|dc.description.abstract||Through a critical use of migration theology this thesis determines pastoral outcomes for a former refugee community in Porirua, New Zealand. Resettlement after forced migration is challenging on many levels; migration theology seeks to make a practical and enduring response to these challenges. In particular migration theology has considerable potential to impact migration theory and to contribute meaningfully toward the needs of migrants and their home and host communities. The moral impetus that migration theology engenders, with its notion of the value of all human beings and its commitment to solidarity with the poor, is a powerful tool for change in churches, migrant communities and toward social justice. Migration theology is an integrated discipline: integrating thought and practice; integrating the insights of other disciplines; and integrating theological and Scriptural themes to develop a practical theology of compassionate action with a preferential option for the poor. Highlighting the important place of religion and the way in which many migrants practise their faith in their migration experience is a particular feature of migration theology. The theology of migration promotes interdependence between host and migrant communities: migration theology looks to migrants for the valuable contribution they are able to make to society in general, to the church and religious practices and to what the migration experience can teach us about the bible, helping to shape a theology of migration that strengthens the growth of true humanity for all people.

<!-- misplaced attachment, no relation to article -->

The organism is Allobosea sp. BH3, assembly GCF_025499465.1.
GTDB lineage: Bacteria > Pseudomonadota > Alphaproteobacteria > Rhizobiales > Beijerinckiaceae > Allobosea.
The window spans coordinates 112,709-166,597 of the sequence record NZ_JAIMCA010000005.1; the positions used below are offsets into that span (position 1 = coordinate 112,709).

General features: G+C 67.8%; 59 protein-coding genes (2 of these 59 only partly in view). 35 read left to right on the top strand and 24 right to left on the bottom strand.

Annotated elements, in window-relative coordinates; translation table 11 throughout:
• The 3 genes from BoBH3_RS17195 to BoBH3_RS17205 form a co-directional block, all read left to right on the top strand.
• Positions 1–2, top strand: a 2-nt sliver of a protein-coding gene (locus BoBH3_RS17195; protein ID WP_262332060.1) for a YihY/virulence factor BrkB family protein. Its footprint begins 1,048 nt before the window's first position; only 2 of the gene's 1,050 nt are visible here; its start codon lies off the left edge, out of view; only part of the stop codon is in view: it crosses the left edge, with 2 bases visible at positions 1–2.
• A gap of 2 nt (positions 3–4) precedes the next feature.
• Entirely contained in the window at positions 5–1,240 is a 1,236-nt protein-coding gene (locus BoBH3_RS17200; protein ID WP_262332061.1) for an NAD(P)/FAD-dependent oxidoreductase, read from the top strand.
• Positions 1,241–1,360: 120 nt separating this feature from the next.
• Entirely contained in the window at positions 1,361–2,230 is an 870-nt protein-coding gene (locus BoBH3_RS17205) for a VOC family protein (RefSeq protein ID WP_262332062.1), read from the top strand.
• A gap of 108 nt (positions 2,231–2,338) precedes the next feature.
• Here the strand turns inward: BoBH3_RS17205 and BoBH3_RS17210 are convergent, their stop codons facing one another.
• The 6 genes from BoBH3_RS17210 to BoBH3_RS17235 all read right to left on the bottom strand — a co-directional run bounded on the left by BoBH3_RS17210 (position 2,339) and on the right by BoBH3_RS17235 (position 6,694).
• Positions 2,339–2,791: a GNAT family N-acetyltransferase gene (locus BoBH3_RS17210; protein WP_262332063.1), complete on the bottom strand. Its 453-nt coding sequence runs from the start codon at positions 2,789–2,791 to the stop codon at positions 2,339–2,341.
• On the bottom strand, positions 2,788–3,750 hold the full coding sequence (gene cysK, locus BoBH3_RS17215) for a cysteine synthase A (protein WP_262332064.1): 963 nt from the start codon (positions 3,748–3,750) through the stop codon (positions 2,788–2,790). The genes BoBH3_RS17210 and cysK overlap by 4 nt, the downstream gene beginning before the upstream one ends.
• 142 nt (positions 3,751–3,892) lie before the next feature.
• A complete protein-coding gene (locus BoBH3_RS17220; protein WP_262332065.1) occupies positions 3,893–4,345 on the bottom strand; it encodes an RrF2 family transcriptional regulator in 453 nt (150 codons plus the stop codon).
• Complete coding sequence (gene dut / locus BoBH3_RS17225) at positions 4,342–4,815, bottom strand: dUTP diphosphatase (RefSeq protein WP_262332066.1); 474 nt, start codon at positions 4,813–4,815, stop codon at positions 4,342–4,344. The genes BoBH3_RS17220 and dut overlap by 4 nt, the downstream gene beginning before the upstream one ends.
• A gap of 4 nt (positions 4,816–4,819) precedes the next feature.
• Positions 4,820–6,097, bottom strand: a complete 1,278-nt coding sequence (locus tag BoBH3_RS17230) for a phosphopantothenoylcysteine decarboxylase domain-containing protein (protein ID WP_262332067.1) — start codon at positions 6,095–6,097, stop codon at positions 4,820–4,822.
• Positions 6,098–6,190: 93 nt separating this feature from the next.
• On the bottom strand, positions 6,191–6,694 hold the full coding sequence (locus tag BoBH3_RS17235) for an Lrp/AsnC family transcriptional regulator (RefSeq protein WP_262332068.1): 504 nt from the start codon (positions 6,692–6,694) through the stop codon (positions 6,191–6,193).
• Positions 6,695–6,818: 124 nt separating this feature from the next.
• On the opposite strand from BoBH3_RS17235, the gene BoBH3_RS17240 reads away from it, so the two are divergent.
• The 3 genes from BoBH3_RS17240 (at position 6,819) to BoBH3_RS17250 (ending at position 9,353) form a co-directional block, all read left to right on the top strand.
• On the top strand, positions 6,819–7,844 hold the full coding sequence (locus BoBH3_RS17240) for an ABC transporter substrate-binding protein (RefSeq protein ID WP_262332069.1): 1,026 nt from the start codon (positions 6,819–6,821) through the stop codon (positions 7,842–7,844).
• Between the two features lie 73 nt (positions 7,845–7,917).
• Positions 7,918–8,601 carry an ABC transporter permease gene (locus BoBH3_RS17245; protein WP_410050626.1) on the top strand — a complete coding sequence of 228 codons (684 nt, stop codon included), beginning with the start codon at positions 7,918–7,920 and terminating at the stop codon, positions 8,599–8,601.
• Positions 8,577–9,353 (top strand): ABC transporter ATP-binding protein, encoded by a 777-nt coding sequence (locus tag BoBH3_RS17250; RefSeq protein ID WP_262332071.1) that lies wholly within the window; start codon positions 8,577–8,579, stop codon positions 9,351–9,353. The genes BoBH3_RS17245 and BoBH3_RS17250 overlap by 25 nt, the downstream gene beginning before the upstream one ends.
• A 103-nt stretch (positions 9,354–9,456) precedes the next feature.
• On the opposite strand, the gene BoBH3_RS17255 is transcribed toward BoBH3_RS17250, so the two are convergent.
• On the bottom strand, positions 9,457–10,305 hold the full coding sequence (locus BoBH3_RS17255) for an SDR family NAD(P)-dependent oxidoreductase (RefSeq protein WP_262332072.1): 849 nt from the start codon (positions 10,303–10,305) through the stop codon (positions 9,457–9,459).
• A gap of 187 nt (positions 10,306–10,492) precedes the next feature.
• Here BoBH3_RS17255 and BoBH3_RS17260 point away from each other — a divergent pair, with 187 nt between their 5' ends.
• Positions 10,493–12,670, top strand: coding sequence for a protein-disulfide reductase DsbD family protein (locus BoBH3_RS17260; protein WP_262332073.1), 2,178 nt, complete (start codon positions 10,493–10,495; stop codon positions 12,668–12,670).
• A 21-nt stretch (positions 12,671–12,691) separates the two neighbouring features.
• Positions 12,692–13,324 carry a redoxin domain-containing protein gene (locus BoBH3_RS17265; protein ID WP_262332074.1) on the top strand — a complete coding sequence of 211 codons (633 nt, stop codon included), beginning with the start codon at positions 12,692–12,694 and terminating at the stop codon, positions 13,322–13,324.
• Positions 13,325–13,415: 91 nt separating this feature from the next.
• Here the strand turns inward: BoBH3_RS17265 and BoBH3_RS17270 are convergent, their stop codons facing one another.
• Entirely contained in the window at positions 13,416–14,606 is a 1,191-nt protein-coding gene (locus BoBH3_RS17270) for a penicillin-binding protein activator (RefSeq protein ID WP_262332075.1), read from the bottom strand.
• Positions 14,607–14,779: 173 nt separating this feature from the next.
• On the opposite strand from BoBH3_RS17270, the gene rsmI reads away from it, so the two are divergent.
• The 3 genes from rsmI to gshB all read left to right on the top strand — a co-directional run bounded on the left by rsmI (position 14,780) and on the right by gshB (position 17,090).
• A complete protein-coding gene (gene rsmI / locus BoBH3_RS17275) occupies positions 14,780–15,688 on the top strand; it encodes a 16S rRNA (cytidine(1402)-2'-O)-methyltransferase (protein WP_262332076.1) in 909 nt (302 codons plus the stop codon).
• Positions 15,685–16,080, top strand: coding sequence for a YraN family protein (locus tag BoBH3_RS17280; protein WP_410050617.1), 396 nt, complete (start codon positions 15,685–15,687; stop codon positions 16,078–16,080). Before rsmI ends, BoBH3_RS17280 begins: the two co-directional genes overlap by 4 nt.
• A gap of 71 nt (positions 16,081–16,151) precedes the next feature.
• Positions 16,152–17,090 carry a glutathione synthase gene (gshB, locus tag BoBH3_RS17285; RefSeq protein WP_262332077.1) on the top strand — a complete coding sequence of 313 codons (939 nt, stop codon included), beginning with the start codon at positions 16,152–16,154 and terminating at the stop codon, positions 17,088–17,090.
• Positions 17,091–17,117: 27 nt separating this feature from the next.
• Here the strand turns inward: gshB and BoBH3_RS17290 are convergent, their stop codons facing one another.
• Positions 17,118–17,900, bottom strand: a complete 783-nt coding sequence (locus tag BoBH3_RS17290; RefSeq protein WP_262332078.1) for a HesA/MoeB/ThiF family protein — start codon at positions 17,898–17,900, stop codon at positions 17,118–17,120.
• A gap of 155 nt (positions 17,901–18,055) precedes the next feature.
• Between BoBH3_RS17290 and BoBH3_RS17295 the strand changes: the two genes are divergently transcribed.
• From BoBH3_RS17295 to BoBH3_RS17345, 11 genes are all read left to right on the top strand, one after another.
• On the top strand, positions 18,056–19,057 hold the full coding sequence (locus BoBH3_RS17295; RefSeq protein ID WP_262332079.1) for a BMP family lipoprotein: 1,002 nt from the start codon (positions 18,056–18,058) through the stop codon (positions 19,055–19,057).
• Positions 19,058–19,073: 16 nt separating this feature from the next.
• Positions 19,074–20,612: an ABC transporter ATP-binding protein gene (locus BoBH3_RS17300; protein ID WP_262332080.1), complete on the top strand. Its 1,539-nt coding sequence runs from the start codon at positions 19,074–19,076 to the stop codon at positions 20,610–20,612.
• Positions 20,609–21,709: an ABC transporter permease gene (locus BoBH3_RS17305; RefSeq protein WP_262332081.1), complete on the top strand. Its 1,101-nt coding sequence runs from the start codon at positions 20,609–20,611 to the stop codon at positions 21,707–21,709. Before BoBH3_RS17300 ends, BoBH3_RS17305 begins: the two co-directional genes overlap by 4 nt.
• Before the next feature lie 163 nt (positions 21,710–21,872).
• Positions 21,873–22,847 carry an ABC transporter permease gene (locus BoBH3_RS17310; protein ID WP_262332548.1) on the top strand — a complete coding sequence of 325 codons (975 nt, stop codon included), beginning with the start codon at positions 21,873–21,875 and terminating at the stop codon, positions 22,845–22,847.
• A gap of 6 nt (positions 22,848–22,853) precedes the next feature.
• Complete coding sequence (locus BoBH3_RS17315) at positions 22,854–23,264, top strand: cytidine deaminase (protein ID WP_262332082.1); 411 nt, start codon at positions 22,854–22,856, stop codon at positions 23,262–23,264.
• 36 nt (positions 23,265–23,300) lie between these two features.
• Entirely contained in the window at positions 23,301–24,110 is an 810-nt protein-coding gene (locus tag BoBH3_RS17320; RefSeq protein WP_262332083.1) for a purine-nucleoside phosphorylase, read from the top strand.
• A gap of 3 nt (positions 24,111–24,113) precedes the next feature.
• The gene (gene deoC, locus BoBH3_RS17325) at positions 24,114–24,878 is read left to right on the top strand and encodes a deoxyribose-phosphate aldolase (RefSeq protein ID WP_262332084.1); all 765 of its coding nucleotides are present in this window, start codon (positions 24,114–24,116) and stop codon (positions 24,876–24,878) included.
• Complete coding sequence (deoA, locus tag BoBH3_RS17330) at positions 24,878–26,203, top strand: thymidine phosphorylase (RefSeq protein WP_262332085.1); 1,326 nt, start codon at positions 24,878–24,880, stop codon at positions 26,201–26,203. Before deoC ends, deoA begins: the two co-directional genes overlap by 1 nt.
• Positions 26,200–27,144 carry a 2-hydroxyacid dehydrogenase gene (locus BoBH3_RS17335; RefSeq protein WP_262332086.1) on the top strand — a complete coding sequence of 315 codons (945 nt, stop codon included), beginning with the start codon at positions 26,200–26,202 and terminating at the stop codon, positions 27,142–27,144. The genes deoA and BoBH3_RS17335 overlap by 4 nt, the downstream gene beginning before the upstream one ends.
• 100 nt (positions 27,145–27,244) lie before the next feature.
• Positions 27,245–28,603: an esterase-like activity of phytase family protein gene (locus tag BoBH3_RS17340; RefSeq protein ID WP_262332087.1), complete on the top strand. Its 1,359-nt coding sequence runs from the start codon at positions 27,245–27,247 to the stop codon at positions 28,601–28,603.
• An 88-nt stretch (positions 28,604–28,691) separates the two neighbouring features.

This thesis is presented in three chapters. Chapter one gives a survey and critique of migration theology in general and of the migration theology of Daniel G. Groody in particular. Chapters two and three follow a process of theological enquiry put forward by Jorge E. Castillo Guerra. Chapter two examines two aspects of context: first, the subjective context of the Kachin Christian Church in Porirua; second, the general context (that is, that which relates broadly to the Kachin people of Northern Burma) is considered, giving thought to the geopolitical situation in Burma and to factors relating to the forced migration of Kachin people. Chapter three is broken into two sections: first, biblical themes and theological ideas are outlined that may contribute to the Kachin Church; and second, an examination of the pastoral outcomes that emerge through this theological enquiry.
This thesis concludes that migration theology has an important role to play in migrant communities. Pastoral outcomes must not be limited to the care and nurture of these communities, but must foster a ‘double belonging’ that encourages migrants to have a leadership influence in both home and host society. These outcomes can serve migrant communities at their points of need offering pastoral solutions and fostering integrative practices that contribute to justice and the humanisation of the host society; as these outcomes submit to the biblical text they equip Christian communities with a faithful and practical spirituality. These themes, discussed throughout this thesis, demonstrate that migration theology has a unique and vital role to play in the issue of migration.||